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For KSTP-TV Tommy Wiita says, “On Wednesday, Minnesota Attorney General Keith Ellison announced his office has resolved an enforcement action against a landlord who forced her tenants out of their home in violation of an executive order that protects tenants from eviction during the COVID-19 peacetime emergency. According to a release, Dakota County landlord Joanna Wentzlaff was sued by the state in February, alleging that Wentzlaff used an exemption in Executive Order 20-79, which permits landlords to terminate a lease if they need to move into the property themselves, as a pretext to force her tenants out so that she could sell her home. Wentzlaff falsely claimed she or a family member needed to move into the rental property when, in reality, she had already hired a real estate agent to help her sell it. The Apple Valley property has since been sold.”

Sydney Mook writes for the Forum News Service: “Mark Kennedy, a former University of North Dakota president and congressman from Minnesota, will be leaving his job as University of Colorado president on July 1, with a $1.3 million payout in hand. The University of Colorado Board of Regents voted 8-1 on Wednesday, May 19, to pay out Kennedy’s contract. They also voted 6-3 against allowing Kennedy to serve out the rest of his contract. Kennedy’s total payout will be $1.35 million. He was set to make $850,000 in the final year of his three-year contract; the additional dollars include unused vacation time and other money.”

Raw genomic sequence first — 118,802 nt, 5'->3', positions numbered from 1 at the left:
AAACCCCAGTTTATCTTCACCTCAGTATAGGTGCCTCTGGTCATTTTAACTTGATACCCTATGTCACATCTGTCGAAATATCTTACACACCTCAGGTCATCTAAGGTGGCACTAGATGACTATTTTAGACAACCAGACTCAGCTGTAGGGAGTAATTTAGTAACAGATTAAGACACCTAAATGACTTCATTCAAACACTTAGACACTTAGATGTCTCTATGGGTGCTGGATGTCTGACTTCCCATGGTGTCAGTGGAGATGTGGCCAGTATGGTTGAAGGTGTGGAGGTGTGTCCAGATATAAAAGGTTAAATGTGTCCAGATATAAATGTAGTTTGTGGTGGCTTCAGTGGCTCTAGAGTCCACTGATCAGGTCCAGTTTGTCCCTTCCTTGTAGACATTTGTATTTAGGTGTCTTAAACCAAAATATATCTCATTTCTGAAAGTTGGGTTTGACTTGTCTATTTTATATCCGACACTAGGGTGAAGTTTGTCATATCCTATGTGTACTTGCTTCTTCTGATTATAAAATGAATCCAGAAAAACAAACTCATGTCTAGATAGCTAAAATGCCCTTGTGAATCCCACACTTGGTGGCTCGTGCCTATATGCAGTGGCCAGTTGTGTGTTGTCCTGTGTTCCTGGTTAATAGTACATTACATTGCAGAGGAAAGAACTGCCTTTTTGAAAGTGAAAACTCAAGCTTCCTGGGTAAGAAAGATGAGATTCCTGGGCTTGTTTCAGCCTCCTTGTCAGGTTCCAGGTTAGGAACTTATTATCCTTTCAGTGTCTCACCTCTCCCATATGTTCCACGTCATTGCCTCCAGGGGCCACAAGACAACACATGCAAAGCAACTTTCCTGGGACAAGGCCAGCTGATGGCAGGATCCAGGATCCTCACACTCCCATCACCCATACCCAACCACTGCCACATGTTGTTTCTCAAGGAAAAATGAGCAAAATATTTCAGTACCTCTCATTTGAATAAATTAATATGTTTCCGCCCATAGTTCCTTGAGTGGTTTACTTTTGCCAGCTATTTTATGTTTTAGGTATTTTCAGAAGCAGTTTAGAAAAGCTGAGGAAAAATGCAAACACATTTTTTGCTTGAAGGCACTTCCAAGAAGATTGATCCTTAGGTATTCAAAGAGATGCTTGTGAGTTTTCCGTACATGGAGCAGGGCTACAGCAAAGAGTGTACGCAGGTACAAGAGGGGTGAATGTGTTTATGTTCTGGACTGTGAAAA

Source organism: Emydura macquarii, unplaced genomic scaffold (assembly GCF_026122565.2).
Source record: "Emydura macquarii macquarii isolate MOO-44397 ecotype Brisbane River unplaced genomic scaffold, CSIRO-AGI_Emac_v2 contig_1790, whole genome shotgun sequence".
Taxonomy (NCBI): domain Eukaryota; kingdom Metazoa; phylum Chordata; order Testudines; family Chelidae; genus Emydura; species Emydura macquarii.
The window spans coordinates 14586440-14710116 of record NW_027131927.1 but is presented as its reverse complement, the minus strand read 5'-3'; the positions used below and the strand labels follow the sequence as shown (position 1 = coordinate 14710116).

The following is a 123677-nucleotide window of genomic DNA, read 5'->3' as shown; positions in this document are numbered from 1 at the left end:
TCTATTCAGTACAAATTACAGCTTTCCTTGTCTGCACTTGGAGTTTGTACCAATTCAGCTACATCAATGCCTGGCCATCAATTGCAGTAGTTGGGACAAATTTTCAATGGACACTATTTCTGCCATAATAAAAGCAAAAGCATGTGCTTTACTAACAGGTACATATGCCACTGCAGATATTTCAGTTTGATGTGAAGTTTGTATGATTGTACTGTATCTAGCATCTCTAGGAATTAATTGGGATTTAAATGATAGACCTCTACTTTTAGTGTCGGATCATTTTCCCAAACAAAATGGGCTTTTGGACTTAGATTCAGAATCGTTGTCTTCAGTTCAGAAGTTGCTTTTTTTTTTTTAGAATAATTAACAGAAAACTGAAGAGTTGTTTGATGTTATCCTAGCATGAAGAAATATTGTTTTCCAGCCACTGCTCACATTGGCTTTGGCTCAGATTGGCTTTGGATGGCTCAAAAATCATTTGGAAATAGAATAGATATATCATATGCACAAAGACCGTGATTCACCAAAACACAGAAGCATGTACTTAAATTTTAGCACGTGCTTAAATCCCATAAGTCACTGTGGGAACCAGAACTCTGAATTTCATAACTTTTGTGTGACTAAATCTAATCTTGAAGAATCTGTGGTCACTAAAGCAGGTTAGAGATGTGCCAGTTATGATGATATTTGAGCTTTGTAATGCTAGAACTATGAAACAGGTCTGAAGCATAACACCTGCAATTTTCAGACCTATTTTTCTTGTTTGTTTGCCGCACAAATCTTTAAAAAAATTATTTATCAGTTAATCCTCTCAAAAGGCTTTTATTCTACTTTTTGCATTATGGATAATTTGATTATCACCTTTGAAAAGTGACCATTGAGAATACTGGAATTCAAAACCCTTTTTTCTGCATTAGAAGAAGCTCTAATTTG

Also from FOX 9: “A damaging tornado was reported on the ground in Webster, Minnesota Wednesday night, which is about six miles west of Northfield. Rice County Sheriff Troy Dunn told FOX 9 he saw a possible tornado touchdown, however, he has not seen any damage. Though, with it getting dark, he said crews will likely have to return in the morning for a full review of the area. At one point, a tornado warning was issued for portions of four counties southwest of the Twin Cities metro area. Radar rotation was seen near the Lakeville and Apple Valley area just before 9 p.m. The severe weather worked its way north up the I-35 corridor throughout the night Wednesday.”

For MPR, Kirsti Marohn reports, “Stearns County and several advocacy organizations signed a community policing agreement this week aimed at improving transparency, accountability and trust between law enforcement and communities of color. The agreement is a collaborative effort between the Stearns County Sheriff’s Office and groups representing people of color, immigrants, refugees and other marginalized communities in the central Minnesota county. … Director Ma Elena Gutierrez said community members have experienced fear and distrust over how they’ve been treated in the past by the sheriff’s office, including being pulled over while driving without knowing or understanding the reason.”

In the Duluth News Tribune, Peter Passi reports, “The Duluth City Council will be asked Monday to sign off on plans to install the largest solar energy array the city has ever seen. If the resolution passes, it will open the way for Duluth to lease out 9.5 acres of land off Riley Road to Rendfield Land Co., a subsidiary of Allete Inc. Allete, the parent company of Minnesota Power, proposes to invest about $3.9 million to install a 1.6-megawatt array across the road from Lake Park Athletic Complex. The output from the solar panels is expected to be sufficient to power about 300 homes.”